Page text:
11. I think a CLA would help the sharpness, because that would (I guess) include aligning the RF and making sure the lens is in alignment. A hood would help too because I live in the Southwest and often the light is really bright & contrasty. My Nikon 8000 ED scanner is waiting in the wings, but it's much more convenient to just let my lab do the CD scans at time of development. It's a hassle to cut the film and scan on the Nikon, so I use the CD scans as proofs to see which image, if any, goes to the Nikon. Everyone says use a tripod, but I don't own one and won't. I shoot hand held. Won't own a flash either. At the high shutter speeds (relatively) I am always forced to use because I shoot 400 ISO film I don't expect to see any big difference. I carry a camera everywhere I go and can't even imagine dragging a tripod w/ me. There are too many tricks you can use to stabilize the shots w/o that, like tying a string to your foot and the camera and pulling it taut.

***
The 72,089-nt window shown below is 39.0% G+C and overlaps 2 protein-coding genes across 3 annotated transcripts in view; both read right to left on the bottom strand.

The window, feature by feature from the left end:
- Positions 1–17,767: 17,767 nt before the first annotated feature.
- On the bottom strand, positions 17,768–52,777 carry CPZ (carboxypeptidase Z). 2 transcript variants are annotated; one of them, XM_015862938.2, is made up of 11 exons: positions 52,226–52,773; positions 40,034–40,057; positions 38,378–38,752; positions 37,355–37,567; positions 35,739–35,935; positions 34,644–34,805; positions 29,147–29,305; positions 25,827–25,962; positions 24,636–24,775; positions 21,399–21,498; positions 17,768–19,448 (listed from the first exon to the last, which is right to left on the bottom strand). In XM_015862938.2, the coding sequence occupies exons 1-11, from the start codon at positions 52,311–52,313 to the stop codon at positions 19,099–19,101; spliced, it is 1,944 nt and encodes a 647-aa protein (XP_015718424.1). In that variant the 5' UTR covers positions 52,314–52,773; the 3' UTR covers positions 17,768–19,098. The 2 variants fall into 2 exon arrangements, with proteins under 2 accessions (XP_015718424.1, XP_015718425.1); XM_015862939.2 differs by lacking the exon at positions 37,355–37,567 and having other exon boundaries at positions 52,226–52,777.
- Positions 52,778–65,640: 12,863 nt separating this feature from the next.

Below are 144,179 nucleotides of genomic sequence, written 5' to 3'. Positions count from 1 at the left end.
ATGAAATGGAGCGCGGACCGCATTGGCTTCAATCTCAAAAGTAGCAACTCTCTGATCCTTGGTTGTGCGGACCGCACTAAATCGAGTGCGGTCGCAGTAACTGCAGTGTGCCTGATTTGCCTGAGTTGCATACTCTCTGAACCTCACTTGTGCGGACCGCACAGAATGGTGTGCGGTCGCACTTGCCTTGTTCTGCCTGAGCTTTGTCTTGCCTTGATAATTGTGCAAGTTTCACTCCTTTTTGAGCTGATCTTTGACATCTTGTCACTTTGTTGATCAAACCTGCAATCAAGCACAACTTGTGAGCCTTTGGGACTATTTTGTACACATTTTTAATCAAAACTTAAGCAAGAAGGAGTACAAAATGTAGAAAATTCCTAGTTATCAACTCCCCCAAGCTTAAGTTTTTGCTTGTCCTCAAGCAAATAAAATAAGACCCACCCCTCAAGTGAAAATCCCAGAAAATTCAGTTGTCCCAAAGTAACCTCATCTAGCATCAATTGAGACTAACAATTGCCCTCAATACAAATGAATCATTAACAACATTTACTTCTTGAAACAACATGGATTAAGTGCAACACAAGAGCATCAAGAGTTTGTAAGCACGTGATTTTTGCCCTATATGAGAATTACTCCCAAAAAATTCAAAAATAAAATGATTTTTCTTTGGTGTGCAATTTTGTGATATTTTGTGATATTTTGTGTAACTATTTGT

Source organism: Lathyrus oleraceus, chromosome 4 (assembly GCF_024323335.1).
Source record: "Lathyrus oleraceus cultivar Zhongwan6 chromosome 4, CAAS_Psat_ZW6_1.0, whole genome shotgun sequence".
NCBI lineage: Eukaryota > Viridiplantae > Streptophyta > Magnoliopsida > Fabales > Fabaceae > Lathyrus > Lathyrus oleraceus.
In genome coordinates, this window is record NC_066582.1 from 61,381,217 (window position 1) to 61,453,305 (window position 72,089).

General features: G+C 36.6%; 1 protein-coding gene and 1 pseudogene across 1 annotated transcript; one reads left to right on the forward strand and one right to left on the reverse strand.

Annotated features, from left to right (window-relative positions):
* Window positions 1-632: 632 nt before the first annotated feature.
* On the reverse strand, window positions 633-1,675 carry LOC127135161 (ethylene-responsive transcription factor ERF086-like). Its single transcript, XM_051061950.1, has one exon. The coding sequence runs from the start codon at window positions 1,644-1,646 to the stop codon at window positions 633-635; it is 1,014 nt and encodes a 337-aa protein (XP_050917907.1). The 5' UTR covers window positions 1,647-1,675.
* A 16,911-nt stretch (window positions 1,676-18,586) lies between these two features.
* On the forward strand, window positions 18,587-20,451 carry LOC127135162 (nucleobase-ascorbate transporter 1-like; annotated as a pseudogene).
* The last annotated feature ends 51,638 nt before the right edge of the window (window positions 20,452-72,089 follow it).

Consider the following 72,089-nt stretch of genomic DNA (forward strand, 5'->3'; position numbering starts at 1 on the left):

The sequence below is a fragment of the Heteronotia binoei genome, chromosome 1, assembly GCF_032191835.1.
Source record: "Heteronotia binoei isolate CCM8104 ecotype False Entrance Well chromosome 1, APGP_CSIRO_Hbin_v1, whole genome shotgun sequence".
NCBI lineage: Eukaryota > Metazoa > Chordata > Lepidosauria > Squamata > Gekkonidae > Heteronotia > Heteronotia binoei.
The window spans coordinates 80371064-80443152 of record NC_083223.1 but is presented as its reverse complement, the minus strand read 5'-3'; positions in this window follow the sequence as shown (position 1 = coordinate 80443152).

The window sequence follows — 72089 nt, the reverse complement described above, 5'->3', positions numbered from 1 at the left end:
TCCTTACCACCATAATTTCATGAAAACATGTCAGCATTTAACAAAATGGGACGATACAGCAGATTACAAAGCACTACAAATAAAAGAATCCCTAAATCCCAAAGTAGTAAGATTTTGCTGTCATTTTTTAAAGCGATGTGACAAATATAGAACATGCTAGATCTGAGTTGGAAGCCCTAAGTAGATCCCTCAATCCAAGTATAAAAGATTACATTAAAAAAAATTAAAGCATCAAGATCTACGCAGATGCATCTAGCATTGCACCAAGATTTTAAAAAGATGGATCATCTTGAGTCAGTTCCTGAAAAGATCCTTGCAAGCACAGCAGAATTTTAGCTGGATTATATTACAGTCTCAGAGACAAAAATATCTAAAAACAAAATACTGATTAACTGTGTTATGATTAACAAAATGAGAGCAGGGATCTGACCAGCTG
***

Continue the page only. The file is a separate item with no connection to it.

This isn't meant to be an anti Mamiya post. It's a good camera. It's more to show that a camera made over 70 years ago can do a credible job, be a lot smaller to carry, and be more fun to shoot with. After 70 years of development, and as much as a Mamiya 7 and lens costs, I expect a bigger difference in the pics.
  12. david_henderson

    david_henderson www.photography001.com

    "After 70 years of development, and as much as a Mamiya 7 and lens costs, I expect a bigger difference in the pics."

    And if you'd given the better camera a chance by using a tripod and using better scans, you might well see a bigger difference. All you've proved is that you, personally, are happy with the quality you get from the Ikonta hand-held. But even that would be better in absolute terms on a tripod and with better scans, and given what you've actually done you may not notice a huge difference from what you might achieve with 35mm film.
  13. The Mamiya is not made of plastic. It has a metal alloy frame and plastic panels to keet the weight down. I'd hate to carry about a 67 rangefinder that's made entirely of metal.